Friends and family so often ask us what they can do to help those mourning the death of a child at the holidays
Oak Brook, IL (PRWEB) December 7, 2006
When a child has died, the normally festive holiday season can be one of great sadness and pain for the family that finds itself with an empty chair at the dinner table.
"Friends and family so often ask us what they can do to help those mourning the death of a child at the holidays," says Patricia Loder, a bereaved parent herself, and Executive Director of The Compassionate Friends, the nation's largest self-help bereavement organization. "There are many gifts that cost very little for friends and family to give, but can be very helpful to the bereaved at this time of the year."
Some of those gifts, says Mrs. Loder, include:
- The Gift of Remembrance -- When you send a card or talk with the family, remember the child by name. While you might think this would bring pain to the family, there is more pain when it appears the child has been forgotten.
- The Gift of Understanding -- Realize things will be different this holiday season than before the child died. Tasks which were routinely completed in the past may now go undone.
- The Gift of Self -- Help the bereaved with some of those "routine" things that need to be done such as shopping and preparing meals. Bring some holiday goodies.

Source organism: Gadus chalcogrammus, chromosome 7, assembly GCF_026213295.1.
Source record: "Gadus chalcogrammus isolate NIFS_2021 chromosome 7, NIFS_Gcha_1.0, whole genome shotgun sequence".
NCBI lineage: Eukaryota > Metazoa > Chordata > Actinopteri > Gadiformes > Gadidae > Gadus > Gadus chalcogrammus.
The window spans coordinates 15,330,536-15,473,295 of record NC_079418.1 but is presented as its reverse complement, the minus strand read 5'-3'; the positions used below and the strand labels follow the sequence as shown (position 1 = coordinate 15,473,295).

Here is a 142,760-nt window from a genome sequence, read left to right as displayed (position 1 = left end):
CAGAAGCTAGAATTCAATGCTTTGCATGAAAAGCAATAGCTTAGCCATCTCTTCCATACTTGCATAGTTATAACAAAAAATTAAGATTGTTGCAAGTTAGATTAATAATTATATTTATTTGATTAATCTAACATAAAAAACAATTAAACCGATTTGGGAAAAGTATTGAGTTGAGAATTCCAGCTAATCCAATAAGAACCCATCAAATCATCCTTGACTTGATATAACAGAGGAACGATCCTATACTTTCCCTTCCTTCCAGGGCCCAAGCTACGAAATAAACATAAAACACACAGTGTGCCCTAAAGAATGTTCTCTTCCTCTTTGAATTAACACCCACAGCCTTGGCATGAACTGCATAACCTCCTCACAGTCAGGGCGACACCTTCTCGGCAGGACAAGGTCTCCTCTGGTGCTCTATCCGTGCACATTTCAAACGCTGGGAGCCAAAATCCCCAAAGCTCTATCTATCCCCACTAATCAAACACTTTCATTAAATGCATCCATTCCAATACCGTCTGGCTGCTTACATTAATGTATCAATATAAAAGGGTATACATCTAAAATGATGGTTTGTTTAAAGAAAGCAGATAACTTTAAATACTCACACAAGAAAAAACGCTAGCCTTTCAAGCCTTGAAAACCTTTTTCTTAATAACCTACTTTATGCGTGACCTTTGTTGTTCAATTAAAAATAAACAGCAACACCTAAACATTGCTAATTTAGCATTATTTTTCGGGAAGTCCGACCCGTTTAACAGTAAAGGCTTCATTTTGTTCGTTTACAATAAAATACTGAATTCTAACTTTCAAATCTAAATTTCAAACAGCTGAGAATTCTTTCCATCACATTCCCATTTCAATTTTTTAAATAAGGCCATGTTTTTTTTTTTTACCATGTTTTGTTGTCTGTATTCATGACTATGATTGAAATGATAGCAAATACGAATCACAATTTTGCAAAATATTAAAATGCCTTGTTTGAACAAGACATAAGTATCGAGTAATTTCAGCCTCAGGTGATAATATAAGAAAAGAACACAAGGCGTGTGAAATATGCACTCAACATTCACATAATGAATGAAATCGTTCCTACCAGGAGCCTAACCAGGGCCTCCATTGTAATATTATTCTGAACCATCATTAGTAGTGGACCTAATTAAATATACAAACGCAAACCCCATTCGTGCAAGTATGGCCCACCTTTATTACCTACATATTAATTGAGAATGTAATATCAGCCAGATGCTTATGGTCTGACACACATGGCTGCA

- The Gift of a Memorial Donation -- Make a donation in remembrance of the child to a favorite charity that the family may find important in their lives.
- The Gift of Hope -- Make them aware of a local self-help bereavement organization whether it be The Compassionate Friends or another group where the members have gone through a similar loss and are ready to help families that are grieving.
- The Gift of Kindness -- If there are children in the household, offer to take them shopping for whatever holiday presents they may wish to purchase. The hustle and bustle of the stores with holiday music blaring can be overwhelming to bereaved parents.
- The Gift of Time -- Offer to drive the family to a remembrance service, whether it be through a Compassionate Friends chapter, another bereavement group, hospital, funeral home, or church. Your presence will show that you truly care.
- The Gift of Love -- Let them know that, even though the family feels very alone, there are others who care deeply about them and will truly be there to provide support along the way.
The Compassionate Friends has nearly 600 chapters serving all 50 of the United States plus Washington D.C. and Puerto Rico and offers friendship, understanding, and hope to bereaved families following the death of a child. The organization has a presence in an estimated 29 countries around the world. For more information on a local chapter, call The Compassionate Friends toll-free at 877-969-0010 or visit The Compassionate Friends national website at http://www.compassionatefriends.org.